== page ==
The company has implemented a program that enables designers to try RISC-V for free using its N22 core, with no upfront IP licensing fees
Zurich – What’s clear from listening to the community here at the RISC-V Workshop at ETH in Zurich is that the architecture is still in its infancy and a handful of companies are trying very hard to boost adoption, and convince developers of the benefits of the technology.
It’s no surprise then to see the launch of a program encouraging designers to try RISC-V for free, in other words no license fee. Andes Technology Corporation announced its RISC-V FreeStart program, which chief technical officer Charlie Su said aims to help ‘take RISC-V mainstream’. The program offers an easy way to build a system-on-chip (SoC) foundation on its commercial-grade RISC-V CPU core N22, available for free download. The AndesCore N22 is an entry-level, low-power RISC-V CPU which delivers a performance of 3.95 Coremark/MHz, which Andes says is the highest in its class. Its configurable features include multiplier, interrupt controller, local memory, instruction cache and debug support. With the RISC-V FreeStart program, SoC engineers can begin designing a RISC-V based SoC without having to budget for CPU IP costs upfront.
Andes Technology president, Frankwell Jyh-Ming Lin, said designers are looking for small, efficient, commercial RISC-V cores to construct their creative SoCs. “Unlike open source RISC-V CPUs which are with limited features and lack of documents, and need to be verified by SoC designers first, users of the commercial-grade N22 can skip this time-consuming task which adds nothing to the value of their final SoC and instead spend their precious design resources on their true value added.”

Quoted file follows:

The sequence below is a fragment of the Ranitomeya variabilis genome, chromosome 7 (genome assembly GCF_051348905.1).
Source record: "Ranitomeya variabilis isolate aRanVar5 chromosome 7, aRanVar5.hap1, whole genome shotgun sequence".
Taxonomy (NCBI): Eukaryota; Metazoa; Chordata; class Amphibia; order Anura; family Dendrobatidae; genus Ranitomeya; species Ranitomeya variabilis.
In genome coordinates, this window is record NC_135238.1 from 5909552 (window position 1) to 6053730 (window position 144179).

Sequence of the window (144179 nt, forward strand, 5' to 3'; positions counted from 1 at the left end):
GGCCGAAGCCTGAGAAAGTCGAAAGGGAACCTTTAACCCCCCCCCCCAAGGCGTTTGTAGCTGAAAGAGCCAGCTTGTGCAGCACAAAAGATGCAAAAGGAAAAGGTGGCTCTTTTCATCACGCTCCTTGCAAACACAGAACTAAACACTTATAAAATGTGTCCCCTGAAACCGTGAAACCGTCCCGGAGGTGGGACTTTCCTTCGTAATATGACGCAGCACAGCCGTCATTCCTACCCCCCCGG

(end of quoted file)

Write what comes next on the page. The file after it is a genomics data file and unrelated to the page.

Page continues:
CTO Su said the N22 CPU is a small, 2-stage pipeline 32-bit RV32I/EMAC RISC-V CPU core, with 16 or 32 general purpose registers, and supports several configurable features such as StackSafe for hardware stack protection, PowerBrake for efficient power management, CoDense for code size reduction on top of RISC-V C extension, and local memory and instruction cache for performance boost.
A pre-integrated N22-based platform for Andes Technology’s new FreeStart program. (Source: Andes Technology).
While the program is free, it also provides designers the option of one-year support at a cost of $20k, and a pre-integrated AHB platform with commonly used peripheral IP blocks. In addition, RISC-V FreeStart also uses the free download AndeSight IDE, a professional software development environment with over 15,000 worldwide installations. Under the RISC-V FreeStart program, Andes hopes anyone from industrial professionals to school students will view and sign the online license agreement and download the N22 processor for evaluation. It also provides a migration path to mass production to enable commercial use, where customers pay royalties.
We had mentioned this new program to Arm – currently the dominant player in the RISC processor space – who were also in attendance at the Zurich workshop, and they were keen for us to point out it also provides a free program for its M-class processor cores, called DesignStart. Tim Whitfield, Arm’s VP of strategy for embedded and automotive told EE Times here, “I think this is quite clear that access is free and for Cortex-M0/3, the only fee is through a success-based royalty model.”